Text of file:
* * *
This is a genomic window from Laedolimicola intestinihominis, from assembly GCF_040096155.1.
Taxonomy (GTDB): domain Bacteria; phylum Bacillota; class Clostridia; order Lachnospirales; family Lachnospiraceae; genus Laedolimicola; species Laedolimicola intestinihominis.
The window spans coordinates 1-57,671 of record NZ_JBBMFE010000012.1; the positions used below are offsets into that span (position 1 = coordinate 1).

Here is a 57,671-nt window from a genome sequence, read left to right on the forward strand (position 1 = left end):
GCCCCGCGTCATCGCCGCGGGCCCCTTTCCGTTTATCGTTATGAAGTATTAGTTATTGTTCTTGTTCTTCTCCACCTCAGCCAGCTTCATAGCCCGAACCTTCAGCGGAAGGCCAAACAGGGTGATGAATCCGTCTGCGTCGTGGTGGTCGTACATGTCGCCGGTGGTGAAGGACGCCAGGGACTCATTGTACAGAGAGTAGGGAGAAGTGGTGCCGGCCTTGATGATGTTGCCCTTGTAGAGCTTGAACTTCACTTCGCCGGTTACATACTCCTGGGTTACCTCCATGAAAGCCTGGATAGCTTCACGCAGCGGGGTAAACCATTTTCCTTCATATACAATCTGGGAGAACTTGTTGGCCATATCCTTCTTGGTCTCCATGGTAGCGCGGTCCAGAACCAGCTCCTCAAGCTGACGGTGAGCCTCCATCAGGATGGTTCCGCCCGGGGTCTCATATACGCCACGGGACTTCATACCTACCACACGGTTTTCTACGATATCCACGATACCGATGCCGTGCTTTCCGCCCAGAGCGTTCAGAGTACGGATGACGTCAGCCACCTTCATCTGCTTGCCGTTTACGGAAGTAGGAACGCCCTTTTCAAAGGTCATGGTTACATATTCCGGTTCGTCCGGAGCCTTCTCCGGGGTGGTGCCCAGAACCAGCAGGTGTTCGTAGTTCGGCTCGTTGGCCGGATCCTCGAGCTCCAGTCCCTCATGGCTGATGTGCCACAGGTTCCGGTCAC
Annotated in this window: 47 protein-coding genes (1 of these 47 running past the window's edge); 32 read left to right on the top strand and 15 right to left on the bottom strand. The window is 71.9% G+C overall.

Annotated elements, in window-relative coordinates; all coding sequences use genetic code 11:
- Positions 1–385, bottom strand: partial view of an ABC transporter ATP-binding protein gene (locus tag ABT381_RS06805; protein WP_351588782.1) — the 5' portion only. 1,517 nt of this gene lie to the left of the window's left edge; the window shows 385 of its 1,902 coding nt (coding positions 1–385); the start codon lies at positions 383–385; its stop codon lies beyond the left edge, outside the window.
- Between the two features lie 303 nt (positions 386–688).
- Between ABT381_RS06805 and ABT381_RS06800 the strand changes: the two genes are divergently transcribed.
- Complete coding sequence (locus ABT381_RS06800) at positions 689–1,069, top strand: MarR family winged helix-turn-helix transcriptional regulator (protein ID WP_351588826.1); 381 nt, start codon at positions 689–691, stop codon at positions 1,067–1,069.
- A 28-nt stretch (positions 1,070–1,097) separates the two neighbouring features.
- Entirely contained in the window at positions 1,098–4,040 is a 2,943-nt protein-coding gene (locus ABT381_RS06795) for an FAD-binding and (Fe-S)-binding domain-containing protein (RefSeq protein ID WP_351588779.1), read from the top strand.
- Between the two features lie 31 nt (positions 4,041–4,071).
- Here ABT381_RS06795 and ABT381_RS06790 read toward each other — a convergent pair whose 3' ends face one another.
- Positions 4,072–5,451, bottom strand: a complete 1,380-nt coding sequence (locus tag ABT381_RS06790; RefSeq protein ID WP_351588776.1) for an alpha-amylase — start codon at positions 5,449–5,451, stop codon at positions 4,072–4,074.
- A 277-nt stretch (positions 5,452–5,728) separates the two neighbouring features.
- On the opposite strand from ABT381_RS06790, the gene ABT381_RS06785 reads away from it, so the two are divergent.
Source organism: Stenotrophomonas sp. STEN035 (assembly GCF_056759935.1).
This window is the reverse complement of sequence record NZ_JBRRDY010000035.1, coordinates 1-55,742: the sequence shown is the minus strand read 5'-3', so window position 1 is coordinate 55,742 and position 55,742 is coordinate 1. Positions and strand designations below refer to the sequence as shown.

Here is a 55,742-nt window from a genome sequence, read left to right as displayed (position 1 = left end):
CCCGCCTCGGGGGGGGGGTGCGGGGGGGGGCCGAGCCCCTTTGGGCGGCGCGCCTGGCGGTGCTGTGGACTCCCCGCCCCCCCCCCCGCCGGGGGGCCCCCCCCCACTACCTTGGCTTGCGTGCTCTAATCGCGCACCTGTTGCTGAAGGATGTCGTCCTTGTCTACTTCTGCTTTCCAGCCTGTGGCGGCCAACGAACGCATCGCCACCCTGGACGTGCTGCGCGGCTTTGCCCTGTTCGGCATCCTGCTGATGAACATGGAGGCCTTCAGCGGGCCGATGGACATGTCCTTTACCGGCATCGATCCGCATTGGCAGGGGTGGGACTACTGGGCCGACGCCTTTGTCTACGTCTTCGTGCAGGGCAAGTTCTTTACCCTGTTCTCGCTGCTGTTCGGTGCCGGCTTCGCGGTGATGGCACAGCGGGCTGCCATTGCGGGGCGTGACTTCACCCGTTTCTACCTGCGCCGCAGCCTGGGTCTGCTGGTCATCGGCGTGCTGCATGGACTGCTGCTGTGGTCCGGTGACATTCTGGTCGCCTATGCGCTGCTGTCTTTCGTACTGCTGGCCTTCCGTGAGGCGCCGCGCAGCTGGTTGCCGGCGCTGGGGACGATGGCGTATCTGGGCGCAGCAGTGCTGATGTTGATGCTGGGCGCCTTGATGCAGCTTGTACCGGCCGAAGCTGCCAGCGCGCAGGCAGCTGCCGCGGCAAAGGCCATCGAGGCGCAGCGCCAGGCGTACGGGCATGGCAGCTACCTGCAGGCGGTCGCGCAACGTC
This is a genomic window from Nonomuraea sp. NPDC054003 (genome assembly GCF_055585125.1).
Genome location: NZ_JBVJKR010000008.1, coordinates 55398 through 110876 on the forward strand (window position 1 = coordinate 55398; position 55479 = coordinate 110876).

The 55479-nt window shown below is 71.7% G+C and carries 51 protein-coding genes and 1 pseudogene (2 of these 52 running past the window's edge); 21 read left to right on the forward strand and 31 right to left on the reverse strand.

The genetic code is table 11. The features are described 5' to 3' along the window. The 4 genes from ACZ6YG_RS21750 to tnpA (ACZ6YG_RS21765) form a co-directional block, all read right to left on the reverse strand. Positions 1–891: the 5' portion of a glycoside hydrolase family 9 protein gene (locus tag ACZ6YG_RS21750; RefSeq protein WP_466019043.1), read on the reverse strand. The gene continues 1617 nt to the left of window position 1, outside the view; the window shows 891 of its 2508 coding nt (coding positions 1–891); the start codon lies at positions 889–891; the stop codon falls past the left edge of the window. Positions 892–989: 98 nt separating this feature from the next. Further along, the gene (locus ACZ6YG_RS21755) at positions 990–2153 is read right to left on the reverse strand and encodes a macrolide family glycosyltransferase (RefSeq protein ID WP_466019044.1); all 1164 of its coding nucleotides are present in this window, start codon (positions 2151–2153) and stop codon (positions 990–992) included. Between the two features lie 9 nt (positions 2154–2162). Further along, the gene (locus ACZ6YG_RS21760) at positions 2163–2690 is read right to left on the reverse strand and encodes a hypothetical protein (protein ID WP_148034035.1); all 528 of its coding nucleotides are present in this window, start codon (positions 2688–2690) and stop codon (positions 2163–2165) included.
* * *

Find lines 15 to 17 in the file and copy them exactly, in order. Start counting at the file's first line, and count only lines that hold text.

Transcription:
- Here ABT381_RS06795 and ABT381_RS06790 read toward each other — a convergent pair whose 3' ends face one another.
- Positions 4,072–5,451, bottom strand: a complete 1,380-nt coding sequence (locus tag ABT381_RS06790; RefSeq protein ID WP_351588776.1) for an alpha-amylase — start codon at positions 5,449–5,451, stop codon at positions 4,072–4,074.
- A 277-nt stretch (positions 5,452–5,728) separates the two neighbouring features.